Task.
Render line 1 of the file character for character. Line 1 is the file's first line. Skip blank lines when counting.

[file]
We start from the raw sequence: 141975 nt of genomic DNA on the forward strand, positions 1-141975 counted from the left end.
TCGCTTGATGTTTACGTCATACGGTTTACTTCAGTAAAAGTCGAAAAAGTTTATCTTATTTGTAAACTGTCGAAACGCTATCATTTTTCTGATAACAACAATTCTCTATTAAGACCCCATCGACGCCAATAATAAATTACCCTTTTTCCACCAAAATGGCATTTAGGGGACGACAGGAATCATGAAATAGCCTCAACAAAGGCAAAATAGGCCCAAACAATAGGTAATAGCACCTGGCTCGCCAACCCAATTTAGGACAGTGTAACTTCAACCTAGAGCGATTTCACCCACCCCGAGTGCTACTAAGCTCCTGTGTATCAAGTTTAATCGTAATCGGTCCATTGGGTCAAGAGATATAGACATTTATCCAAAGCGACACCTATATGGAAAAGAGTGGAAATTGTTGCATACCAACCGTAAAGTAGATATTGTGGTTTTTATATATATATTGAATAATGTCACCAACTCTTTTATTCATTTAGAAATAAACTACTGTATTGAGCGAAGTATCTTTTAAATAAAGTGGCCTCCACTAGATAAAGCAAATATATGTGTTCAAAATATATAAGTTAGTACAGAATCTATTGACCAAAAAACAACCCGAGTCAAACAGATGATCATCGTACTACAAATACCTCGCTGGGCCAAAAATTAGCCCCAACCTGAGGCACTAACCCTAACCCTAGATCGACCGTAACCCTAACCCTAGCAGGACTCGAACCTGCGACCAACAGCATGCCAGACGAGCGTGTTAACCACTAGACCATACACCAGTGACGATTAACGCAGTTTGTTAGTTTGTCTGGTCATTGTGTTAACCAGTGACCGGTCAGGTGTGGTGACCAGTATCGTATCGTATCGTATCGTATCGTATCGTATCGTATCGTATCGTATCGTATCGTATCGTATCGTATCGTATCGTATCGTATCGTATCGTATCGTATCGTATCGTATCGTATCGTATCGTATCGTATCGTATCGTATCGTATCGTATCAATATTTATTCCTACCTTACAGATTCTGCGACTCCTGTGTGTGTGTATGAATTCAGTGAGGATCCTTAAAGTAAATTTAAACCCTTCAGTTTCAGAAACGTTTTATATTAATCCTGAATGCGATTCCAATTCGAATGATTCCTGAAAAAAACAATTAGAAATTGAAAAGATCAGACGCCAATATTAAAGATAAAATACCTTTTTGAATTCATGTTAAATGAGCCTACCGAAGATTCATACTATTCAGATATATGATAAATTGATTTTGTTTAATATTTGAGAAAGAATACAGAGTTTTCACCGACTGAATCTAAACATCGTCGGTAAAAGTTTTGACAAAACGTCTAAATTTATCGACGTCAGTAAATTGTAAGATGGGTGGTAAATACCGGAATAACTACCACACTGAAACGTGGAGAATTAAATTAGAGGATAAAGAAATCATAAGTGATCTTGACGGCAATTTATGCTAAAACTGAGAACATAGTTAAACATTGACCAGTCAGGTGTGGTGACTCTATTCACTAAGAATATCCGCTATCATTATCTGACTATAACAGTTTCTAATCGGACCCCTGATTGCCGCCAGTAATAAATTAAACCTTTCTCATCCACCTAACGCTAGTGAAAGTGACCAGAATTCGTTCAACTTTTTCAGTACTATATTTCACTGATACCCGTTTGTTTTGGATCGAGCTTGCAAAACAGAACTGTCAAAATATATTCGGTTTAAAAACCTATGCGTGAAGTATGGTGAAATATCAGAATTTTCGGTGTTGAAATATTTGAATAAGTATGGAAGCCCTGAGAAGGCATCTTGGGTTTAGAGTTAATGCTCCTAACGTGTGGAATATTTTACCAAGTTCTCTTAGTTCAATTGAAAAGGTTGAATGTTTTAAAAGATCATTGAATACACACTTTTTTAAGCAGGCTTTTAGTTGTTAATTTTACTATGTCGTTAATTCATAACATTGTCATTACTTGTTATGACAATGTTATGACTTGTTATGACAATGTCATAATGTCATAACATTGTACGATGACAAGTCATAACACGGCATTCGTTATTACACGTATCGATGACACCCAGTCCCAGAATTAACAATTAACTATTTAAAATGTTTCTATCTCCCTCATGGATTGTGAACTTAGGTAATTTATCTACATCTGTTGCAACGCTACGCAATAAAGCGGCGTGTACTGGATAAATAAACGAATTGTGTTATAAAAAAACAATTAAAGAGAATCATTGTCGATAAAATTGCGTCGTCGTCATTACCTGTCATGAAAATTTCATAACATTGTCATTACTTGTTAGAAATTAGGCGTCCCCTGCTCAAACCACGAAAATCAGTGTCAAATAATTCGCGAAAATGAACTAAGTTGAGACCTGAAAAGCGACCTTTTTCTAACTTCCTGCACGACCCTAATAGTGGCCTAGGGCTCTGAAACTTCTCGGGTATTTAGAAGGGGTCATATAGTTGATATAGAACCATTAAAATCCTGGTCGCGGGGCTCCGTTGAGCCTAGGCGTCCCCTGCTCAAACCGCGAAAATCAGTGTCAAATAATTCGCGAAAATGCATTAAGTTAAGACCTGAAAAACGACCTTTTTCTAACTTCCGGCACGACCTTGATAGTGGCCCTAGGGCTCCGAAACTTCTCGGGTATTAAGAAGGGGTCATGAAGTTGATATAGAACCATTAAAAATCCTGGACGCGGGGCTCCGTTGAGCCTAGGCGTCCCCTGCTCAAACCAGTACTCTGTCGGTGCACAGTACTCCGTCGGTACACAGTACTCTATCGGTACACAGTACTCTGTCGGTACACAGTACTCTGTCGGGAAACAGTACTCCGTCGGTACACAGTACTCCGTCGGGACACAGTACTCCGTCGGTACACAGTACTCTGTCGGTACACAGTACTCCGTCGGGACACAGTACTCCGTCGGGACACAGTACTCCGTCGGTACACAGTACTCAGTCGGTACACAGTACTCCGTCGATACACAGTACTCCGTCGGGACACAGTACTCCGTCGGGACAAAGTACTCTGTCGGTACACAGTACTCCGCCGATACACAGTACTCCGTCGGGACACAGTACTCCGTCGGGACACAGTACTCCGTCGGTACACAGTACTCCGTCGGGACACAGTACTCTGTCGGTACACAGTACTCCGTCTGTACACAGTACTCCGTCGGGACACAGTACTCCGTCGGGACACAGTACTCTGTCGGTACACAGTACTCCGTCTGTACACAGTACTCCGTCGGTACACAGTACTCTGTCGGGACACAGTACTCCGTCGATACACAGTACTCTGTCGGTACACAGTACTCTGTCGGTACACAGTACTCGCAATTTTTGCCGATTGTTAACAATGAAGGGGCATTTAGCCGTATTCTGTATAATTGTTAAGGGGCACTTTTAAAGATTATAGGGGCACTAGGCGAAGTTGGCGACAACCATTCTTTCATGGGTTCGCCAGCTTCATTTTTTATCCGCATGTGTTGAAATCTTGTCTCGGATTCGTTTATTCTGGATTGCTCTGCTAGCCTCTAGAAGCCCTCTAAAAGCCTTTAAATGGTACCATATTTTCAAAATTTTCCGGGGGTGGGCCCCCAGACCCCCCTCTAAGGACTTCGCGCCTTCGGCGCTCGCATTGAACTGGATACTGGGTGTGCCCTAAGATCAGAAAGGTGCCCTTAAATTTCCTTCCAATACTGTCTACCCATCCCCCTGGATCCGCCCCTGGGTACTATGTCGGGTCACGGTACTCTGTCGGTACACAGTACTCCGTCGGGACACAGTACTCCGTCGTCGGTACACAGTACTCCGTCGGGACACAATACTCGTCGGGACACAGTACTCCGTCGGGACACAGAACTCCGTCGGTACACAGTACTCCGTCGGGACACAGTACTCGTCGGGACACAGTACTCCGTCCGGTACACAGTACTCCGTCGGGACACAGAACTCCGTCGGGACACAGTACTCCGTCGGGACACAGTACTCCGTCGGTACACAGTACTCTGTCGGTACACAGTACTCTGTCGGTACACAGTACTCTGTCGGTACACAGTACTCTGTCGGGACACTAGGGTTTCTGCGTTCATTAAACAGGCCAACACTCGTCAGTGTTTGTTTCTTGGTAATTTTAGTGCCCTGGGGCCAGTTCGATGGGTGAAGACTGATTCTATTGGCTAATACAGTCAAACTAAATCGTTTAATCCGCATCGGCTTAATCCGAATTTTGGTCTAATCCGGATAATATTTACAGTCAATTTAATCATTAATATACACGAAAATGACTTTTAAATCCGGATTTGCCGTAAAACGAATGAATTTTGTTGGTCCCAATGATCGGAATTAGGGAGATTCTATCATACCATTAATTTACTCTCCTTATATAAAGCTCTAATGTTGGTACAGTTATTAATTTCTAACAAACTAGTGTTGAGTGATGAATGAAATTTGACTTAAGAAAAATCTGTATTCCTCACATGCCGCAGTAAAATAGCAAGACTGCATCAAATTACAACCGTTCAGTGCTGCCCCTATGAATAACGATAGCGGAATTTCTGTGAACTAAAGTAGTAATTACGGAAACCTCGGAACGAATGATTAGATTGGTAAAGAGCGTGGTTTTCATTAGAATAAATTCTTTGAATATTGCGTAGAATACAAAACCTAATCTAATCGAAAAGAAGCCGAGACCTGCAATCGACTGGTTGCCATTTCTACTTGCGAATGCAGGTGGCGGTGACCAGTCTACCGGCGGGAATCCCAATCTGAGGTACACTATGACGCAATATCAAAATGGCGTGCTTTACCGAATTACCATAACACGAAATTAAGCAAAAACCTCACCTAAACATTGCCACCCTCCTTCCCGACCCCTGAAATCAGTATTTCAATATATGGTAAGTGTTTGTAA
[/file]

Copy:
We start from the raw sequence: 141975 nt of genomic DNA on the forward strand, positions 1-141975 counted from the left end.